Canadian Artist Adds Pop to Thrift Store Paintings, Ups Value

David Irvine adds popular touches to thrift finds and calls it "redirected art."

Irvine, 46, said they can sell for $300 to $800. Some of his work is on exhibit at The Flying Pony Gallery in Toronto, and he also sells work via Etsy.

Of his re-directed art, he told ABC News that over 90 percent are prints on board and the rest are originals.

"They are usually old and in bad shape so I touch up marks and scratches, etc., to bring it back to its original form then I add in my own elements. My only rule is that I never paint over the original signature," Irvine said. "Generally most are bought at thrift shops, yard sales and even salvaged from the curb. I hate seeing waste and when I see a painting collecting dust on a shelf, I see potential, not garbage."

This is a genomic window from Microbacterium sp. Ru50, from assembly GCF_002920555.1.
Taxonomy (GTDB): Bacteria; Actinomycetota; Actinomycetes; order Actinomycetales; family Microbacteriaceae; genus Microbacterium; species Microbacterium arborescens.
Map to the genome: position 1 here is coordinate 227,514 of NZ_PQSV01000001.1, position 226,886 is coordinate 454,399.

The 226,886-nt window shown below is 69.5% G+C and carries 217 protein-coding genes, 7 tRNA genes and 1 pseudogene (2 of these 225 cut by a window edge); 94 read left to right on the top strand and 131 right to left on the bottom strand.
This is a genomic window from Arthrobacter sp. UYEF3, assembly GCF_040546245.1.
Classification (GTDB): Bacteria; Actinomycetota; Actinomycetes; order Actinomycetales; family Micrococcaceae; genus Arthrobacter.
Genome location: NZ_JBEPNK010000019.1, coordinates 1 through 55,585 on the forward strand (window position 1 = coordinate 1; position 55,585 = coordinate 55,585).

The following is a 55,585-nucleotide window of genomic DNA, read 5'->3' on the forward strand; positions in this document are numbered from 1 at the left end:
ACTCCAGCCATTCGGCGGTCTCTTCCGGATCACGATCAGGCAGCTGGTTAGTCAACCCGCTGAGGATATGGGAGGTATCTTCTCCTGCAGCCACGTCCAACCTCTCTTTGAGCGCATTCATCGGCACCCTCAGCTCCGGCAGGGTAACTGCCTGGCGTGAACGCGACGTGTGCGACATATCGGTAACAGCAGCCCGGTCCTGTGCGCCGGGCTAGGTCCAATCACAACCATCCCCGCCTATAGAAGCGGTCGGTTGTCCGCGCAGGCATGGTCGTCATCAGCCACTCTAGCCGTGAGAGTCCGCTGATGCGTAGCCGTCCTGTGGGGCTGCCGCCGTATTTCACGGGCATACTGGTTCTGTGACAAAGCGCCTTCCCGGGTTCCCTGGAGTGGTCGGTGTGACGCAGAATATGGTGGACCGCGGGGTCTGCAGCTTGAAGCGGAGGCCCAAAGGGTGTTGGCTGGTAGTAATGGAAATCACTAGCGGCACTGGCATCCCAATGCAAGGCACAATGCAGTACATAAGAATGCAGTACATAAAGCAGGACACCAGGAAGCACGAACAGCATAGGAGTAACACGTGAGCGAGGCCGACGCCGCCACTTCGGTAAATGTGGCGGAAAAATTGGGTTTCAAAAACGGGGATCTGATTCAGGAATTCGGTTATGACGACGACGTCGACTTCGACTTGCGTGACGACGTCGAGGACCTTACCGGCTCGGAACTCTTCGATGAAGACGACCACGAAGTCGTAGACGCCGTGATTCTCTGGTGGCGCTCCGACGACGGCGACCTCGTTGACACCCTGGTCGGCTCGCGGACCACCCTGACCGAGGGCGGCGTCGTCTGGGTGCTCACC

Irvine has been creating and selling art for over 25 years. His website is called, the idea of which came in 2004 when he noticed a wooden table that was discarded in the trash.

"He repaired it, refinished it and it became a beautiful painted piece of functional art," his website states. He also hand-paints ornaments on burnt-out light bulbs, paints furniture and creates pop art on discarded or damaged vinyl records.

He also accepts global commissions, if you have an idea of something you want to add to a thrift store painting.